- 26: Home runs Sammy Sosa needs for 600. While he only needs 13 to pass Mark McGwire and Frank Robinson for fifth all time, round numbers are easier to digest, so the big “600” is likely to come up more often. Almost no one thinks Bud Selig will make the trip to see
Sosa’s milestone in person, but then again, no one thought Roberto Hernandez would accidentally break Cal Ripken Jr.‘s nose at the 1996 All-Star Game photo shoot, either.
- 752: Walks needed by Frank Thomas to catch Bonds’
career total. Thomas has 1450, meaning he needs to increase his career total by 51.9% to reach the record. Not even Roger Clemens and Randy Johnson trail Nolan Ryan‘s strikeout record of 5714 by a gap that wide, needing 1397 and 1553 whiffs, respectively.
- 32: Welts needed by Craig Biggio to pass Hughie
Jennings on the all-time HBP list. Biggio managed 34 beanings
in 1997, so if he’s really on his game, he might just make it this year.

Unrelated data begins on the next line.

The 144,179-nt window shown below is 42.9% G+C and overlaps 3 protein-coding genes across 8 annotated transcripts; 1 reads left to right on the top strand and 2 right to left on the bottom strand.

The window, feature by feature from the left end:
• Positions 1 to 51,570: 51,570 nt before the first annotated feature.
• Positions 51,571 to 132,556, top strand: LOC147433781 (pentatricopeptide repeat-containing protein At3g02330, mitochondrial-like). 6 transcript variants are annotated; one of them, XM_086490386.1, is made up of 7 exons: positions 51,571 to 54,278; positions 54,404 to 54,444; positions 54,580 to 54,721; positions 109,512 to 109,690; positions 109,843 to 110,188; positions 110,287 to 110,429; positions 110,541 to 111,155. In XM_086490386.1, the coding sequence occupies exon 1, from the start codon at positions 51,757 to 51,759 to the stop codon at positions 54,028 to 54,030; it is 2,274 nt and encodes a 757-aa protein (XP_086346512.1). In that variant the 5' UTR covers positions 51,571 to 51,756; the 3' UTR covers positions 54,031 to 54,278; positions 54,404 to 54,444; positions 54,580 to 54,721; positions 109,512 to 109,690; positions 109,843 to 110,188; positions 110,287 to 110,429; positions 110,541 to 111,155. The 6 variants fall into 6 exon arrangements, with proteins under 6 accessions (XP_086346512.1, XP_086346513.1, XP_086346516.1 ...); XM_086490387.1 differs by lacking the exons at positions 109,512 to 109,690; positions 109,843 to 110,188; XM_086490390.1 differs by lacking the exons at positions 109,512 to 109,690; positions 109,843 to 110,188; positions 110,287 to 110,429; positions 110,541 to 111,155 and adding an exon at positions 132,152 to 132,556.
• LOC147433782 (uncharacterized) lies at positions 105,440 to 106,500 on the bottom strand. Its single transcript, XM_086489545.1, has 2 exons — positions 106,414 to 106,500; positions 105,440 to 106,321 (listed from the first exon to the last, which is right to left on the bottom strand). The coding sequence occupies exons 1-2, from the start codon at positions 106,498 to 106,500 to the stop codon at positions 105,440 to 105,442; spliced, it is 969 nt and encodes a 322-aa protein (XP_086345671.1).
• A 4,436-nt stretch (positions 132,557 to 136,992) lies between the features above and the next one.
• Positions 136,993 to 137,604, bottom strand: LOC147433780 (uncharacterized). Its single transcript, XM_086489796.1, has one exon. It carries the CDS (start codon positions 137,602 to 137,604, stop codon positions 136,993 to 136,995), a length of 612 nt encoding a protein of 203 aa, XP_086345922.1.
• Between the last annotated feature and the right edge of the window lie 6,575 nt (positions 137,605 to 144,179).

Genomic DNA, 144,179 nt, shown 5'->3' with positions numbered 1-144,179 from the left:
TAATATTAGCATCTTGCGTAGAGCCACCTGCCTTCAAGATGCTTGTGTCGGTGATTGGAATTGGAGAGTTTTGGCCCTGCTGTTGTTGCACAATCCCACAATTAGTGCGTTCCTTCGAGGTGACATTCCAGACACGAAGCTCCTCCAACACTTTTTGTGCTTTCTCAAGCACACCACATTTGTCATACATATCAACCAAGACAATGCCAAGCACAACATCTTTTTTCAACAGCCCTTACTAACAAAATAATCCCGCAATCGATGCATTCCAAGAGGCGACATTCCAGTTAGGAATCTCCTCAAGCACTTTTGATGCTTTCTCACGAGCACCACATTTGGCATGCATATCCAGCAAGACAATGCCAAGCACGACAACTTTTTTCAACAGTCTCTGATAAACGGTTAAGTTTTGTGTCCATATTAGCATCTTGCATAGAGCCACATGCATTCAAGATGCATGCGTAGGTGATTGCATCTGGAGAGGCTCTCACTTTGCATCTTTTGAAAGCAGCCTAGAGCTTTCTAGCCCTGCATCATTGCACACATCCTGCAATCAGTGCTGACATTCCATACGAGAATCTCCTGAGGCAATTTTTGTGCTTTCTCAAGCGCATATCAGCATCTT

- 2: Players in 1997 with at least 619 AB (Biggio’s total) who had
fewer walks than Biggio’s 34 HBP. Mark Grudzielanek and
Garret Anderson managed 23 and 30 walks, respectively. In 2004, Shea Hillenbrand, and Jack Wilson trailed Craig Wilson‘s NL-leading total of 30.
- 67: Age at which Julio Franco, the active leader,
would pass Pete Rose in career singles, assuming he hit 62 per
year – his average for the past three seasons. If that’s a little too improbable for your tastes, consider that if Franco hits a home run at any point this season, he will be the oldest player ever to do so. Jack Quinn was eight days shy of his 46th birthday when he hit a home run on June 27, 1930, an age Franco passed on August 15th last year.
- 421: Consecutive winning decisions needed by Terry Mulholland to pass Al Spalding on the career winning percentage list, the highest total of any active pitcher with at least 50 decisions. Tom Glavine is second with 404, Greg Maddux is sixth with 373, and Roger Clemens is 15th with 311. Johan Santana needs the fewest with 28.
- .0057: Difference between Todd Helton and Barry
Bonds in career slugging percentage. Helton has slugged .630 and .620 the last two seasons, so he’s managed to stave off Bonds’ assault (.749 and .812) for the time being, but if Helton begins the year 0-for-37, he’ll slip just behind Bonds. Then again, if he gets on base his first 95 PAs in a row, he’ll pass Bonds on the active career OBP list. Don’t bet on either.